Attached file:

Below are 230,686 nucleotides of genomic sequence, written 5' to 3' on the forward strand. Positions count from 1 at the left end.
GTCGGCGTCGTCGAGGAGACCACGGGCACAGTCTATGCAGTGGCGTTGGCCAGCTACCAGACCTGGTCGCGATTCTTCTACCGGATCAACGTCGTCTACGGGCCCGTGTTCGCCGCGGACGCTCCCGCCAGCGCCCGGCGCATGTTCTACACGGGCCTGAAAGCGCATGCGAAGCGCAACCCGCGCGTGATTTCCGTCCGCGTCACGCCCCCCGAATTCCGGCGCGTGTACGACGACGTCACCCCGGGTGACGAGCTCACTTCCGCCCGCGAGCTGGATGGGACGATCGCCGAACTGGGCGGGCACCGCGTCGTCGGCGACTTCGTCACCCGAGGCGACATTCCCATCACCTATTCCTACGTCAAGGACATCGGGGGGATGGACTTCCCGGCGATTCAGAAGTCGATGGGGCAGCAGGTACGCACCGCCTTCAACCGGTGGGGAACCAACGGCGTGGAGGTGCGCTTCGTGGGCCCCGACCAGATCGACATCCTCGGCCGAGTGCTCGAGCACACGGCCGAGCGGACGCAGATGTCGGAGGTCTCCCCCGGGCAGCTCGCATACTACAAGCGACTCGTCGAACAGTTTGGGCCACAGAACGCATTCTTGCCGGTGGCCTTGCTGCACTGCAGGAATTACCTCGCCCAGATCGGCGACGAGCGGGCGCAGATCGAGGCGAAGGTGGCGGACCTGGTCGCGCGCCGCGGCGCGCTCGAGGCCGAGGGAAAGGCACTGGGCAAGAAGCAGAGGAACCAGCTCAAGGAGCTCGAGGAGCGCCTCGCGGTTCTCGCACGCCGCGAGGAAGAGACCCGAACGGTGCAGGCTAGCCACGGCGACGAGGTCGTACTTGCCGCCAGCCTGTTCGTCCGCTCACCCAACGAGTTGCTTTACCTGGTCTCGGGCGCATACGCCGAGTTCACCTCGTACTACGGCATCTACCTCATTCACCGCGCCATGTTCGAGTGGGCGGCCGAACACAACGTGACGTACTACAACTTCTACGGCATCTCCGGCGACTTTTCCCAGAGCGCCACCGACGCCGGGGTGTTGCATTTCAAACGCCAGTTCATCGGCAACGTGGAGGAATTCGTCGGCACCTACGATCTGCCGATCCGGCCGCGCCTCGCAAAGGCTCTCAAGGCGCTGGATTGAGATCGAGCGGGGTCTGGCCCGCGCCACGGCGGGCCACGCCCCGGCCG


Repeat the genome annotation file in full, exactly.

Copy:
Below are 230,686 nucleotides of genomic sequence, written 5' to 3' on the forward strand. Positions count from 1 at the left end.
GTCGGCGTCGTCGAGGAGACCACGGGCACAGTCTATGCAGTGGCGTTGGCCAGCTACCAGACCTGGTCGCGATTCTTCTACCGGATCAACGTCGTCTACGGGCCCGTGTTCGCCGCGGACGCTCCCGCCAGCGCCCGGCGCATGTTCTACACGGGCCTGAAAGCGCATGCGAAGCGCAACCCGCGCGTGATTTCCGTCCGCGTCACGCCCCCCGAATTCCGGCGCGTGTACGACGACGTCACCCCGGGTGACGAGCTCACTTCCGCCCGCGAGCTGGATGGGACGATCGCCGAACTGGGCGGGCACCGCGTCGTCGGCGACTTCGTCACCCGAGGCGACATTCCCATCACCTATTCCTACGTCAAGGACATCGGGGGGATGGACTTCCCGGCGATTCAGAAGTCGATGGGGCAGCAGGTACGCACCGCCTTCAACCGGTGGGGAACCAACGGCGTGGAGGTGCGCTTCGTGGGCCCCGACCAGATCGACATCCTCGGCCGAGTGCTCGAGCACACGGCCGAGCGGACGCAGATGTCGGAGGTCTCCCCCGGGCAGCTCGCATACTACAAGCGACTCGTCGAACAGTTTGGGCCACAGAACGCATTCTTGCCGGTGGCCTTGCTGCACTGCAGGAATTACCTCGCCCAGATCGGCGACGAGCGGGCGCAGATCGAGGCGAAGGTGGCGGACCTGGTCGCGCGCCGCGGCGCGCTCGAGGCCGAGGGAAAGGCACTGGGCAAGAAGCAGAGGAACCAGCTCAAGGAGCTCGAGGAGCGCCTCGCGGTTCTCGCACGCCGCGAGGAAGAGACCCGAACGGTGCAGGCTAGCCACGGCGACGAGGTCGTACTTGCCGCCAGCCTGTTCGTCCGCTCACCCAACGAGTTGCTTTACCTGGTCTCGGGCGCATACGCCGAGTTCACCTCGTACTACGGCATCTACCTCATTCACCGCGCCATGTTCGAGTGGGCGGCCGAACACAACGTGACGTACTACAACTTCTACGGCATCTCCGGCGACTTTTCCCAGAGCGCCACCGACGCCGGGGTGTTGCATTTCAAACGCCAGTTCATCGGCAACGTGGAGGAATTCGTCGGCACCTACGATCTGCCGATCCGGCCGCGCCTCGCAAAGGCTCTCAAGGCGCTGGATTGAGATCGAGCGGGGTCTGGCCCGCGCCACGGCGGGCCACGCCCCGGCCG